2 Methods

This section briefly reviews the concepts related to spatial filters, then the processing steps involved in their use for MEG source localization are explained.

2.1 Measurement Model

MEG is a non-invasive technique that allows the measurement of ongoing brain activity produced by the activation of multiple neurons (i.e.,50,000-100,000) in a specific area generating a measurable but extremely small magnetic field oriented at an orthogonal direction outside the head. Therefore, MEG requires an array of extremely sensitive superconducting quantum interference devices (SQUIDs) that can detect and amplify the magnetic fields generated by neurons a few centimeters away from the sensors. MEG is an attractive technology to study brain activity since magnetic fields pass unimpeded through the skull, resulting in a undistorted signature of neural activity that can be recorded at the scalp level13,10.

MEG measurements are assumed to be produced by a neural source that can be modeled by an equivalent current dipole (ECD), whose magnitude is given by st=[sx(t),sy(t),sz(t)]T (assuming a Cartesian coordinate system) and located within the brain. The dipole is allowed to change in time but it remains at the same position rs during the measurements period. The ECD model holds in practice for evoked response and event-related experiments19. Then, the MEG data can be grouped, for the case of k=1,2,,K independent experiments (trials), into a spatio-temporal matrix Yk of size M x N at the k th trial such that

Yk=[y11y12y1Ny21y22y2NyM1yM2yMN], (1)

where y m(t)is the measurement at the mth sensor, for m = 1,2,…,M, and acquired at time sample t = 1,2,…,N. Under these conditions, the following measurement model can be proposed:

Yk=A(rs)S+Vk, (2)

where A(rs) is the M x 3 array response matrix, S=[s1sN] is the 3 x N dipole moment matrix, and V k is the noise matrix. The array response matrix is derived using the quasi-static approximation of Maxwell’s equations, which connect time-varying electric and magnetic fields produced by an equivalent current dipole on a volume that approximates the head’s geometry (see15,7, and references therein). Then, in a physical sense, A(r s) represents the material and geometrical properties of the medium in which the sources are submerged.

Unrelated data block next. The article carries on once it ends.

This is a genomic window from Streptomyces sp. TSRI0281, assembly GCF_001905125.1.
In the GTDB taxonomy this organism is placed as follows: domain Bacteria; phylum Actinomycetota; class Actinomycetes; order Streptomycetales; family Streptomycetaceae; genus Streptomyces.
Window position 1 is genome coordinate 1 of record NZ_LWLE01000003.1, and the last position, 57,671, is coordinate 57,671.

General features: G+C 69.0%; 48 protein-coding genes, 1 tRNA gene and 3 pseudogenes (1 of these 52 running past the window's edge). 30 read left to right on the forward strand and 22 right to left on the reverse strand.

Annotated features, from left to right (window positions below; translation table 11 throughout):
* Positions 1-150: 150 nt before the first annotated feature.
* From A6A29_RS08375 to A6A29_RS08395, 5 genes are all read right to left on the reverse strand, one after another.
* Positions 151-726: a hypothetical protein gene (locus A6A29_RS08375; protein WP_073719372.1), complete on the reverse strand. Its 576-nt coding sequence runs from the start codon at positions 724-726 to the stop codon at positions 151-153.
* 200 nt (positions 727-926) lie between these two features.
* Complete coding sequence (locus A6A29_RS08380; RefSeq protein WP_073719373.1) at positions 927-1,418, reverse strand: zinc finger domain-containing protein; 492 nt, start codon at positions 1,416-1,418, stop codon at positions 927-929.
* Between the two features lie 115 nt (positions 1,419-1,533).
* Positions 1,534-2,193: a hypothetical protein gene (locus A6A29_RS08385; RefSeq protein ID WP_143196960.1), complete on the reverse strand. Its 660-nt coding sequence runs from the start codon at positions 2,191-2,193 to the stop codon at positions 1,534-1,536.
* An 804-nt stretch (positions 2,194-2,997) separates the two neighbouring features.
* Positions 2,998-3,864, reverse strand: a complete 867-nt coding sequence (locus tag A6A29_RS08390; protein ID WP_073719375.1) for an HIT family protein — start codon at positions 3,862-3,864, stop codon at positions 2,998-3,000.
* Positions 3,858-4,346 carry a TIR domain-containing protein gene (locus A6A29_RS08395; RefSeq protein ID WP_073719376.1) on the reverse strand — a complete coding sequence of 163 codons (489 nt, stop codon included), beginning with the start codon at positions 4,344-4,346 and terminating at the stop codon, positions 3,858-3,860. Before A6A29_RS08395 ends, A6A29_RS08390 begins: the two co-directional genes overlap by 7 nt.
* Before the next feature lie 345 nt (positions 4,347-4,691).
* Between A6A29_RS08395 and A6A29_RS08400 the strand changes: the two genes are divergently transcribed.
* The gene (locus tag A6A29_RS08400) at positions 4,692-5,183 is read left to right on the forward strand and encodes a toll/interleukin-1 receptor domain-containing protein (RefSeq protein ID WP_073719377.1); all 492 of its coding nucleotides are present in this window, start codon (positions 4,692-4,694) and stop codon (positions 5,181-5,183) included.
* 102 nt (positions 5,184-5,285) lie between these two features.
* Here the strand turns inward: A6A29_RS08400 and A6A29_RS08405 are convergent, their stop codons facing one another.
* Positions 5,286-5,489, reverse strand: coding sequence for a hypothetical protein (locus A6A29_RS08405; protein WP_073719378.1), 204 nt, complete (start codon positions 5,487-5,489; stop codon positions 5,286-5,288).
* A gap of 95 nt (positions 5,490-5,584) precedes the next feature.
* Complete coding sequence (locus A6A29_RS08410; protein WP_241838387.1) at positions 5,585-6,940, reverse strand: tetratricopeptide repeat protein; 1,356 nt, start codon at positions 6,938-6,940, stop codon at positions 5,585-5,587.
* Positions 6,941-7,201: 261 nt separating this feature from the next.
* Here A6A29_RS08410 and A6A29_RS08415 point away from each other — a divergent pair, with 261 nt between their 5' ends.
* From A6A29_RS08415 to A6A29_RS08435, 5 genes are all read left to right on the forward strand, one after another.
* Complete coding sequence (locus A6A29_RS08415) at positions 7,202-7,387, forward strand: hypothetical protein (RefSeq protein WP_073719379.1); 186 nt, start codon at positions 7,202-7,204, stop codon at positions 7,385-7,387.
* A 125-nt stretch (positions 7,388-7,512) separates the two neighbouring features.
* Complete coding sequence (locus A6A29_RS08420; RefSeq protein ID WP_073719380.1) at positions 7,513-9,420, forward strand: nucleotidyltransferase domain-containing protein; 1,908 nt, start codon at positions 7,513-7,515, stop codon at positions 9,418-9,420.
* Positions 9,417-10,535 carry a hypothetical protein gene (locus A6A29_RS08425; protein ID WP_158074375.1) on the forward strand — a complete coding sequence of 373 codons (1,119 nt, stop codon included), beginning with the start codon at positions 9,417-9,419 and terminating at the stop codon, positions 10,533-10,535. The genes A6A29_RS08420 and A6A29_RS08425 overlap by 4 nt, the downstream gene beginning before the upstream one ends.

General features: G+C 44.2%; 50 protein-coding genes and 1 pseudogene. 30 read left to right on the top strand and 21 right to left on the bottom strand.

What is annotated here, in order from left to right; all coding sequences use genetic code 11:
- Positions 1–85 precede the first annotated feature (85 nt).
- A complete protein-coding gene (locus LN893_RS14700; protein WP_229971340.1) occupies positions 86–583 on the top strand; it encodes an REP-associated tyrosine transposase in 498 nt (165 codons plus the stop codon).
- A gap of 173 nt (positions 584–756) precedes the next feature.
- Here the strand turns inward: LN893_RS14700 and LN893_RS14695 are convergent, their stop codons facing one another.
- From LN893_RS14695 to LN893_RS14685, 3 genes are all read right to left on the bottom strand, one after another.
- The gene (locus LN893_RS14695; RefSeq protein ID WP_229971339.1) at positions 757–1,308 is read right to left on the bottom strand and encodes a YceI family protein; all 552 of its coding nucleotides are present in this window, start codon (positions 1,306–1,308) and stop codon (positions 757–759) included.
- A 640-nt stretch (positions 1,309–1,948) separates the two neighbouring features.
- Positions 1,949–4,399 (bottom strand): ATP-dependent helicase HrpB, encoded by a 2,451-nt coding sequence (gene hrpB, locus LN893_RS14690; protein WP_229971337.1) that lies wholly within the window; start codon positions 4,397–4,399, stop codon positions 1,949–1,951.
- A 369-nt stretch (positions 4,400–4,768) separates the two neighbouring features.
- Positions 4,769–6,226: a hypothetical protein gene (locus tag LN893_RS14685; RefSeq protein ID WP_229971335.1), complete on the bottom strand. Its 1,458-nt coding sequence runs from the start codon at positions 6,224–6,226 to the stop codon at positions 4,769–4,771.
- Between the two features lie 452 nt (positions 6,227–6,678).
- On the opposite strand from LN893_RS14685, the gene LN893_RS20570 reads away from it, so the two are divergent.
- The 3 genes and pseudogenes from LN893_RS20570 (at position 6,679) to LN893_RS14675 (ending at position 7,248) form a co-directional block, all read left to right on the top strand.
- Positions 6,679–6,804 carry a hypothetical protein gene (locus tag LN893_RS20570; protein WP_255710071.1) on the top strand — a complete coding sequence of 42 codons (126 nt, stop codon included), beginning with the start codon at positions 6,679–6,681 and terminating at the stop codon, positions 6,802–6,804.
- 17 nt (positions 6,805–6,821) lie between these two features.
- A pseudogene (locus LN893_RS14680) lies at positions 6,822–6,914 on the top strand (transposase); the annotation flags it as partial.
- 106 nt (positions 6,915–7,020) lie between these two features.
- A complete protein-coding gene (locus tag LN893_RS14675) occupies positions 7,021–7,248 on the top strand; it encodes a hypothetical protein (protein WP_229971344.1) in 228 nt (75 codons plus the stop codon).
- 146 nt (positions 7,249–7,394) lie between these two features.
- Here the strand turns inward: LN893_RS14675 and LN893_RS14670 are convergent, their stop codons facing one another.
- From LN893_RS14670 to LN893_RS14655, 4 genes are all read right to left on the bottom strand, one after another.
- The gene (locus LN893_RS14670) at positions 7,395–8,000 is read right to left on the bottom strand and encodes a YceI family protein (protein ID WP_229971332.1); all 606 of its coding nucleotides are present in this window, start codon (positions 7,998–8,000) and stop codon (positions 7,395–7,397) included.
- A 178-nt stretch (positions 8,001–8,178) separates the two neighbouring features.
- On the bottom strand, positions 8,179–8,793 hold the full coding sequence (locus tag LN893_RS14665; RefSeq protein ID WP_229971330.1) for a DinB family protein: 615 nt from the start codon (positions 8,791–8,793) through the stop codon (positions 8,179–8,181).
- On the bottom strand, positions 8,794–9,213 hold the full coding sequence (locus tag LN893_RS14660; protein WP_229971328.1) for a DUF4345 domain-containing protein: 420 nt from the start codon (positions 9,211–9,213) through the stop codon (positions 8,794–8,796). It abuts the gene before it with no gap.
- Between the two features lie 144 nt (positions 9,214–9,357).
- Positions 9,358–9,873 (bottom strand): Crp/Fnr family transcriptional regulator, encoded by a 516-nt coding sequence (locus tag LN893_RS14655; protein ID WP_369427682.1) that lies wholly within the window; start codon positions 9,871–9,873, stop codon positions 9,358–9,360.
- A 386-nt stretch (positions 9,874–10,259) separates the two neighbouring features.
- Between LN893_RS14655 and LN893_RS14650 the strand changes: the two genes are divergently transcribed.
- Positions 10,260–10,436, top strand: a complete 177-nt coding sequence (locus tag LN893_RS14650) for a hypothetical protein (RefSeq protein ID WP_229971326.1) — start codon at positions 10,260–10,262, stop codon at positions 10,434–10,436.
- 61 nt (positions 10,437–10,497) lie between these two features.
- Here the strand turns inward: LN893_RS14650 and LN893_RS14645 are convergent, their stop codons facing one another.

2.2 Spatial Filtering

A spatial filter W(rs), such that S=WT(rs)Yk, can be designed in order to satisfy the following condition:

WT(rs)A(r)={Iifr=rs 0ifrrs. (3)

Note that the unit response in the recovery band is enforced by

WTrsArs=I , (4)

while zero response at any point r in the attenuating band implies W(rs) must also satisfy

WT(rs)A(r)=0. (5)

There are many ways to compute W(rs). One of them is the linearly constrained minimum variance (LCMV) spatial filter, which offers an alternative to design an optimal filter, that is to find W(rs) such that the variance at the filter’s output is minimum while satisfying the linear response constraint (4). Let us consider that the variance of the signal is given by

var(S)=tr{E[SST]}=tr{WTrsEYYTWrs]}, (6)

where tr{} indicates the trace. Note that R=E[YYT] corresponds to the data’s covariance matrix. Hence, (6) can be written as

var(S)=tr{WT(rs)RW(rs)}. (7)

Therefore, the LCMV spatial filtering problem is posed mathematically as

minW(rs)tr{WT(rs)RW(rs)}subject toWT(rs)A(rs)=I. (8)

The solution to (8) may be obtained using Lagrange multipliers (which is the classical method for finding local minima of a function subject to equality constraints) and completing the square, which results in25

W(rs)LCMV=[ATrsR-1Ars]-1AT(rs)R-1. (9)

For the case of unknown R, a consistent estimate of this covariance matrix (denoted by R^) can be used.

Applying (9) to the original MEG measurements provides an estimate of the dipole moment at location r s. Furthermore, the estimated variance or strength of the activity at r s is the value of the cost function in (8) at the minimum. Then, after some algebra, the estimated variance of the neural source is given by

vars^(rs)=tr{[ATrsR^-1Ars]-1}. (10)

It is also useful to estimate the amount of variance that can be credited to the noise. Hence, in a similar way as in (10), the noise variance is given by

var^v(rs)=tr{[ATrsQ^-1Ars]-1}, (11)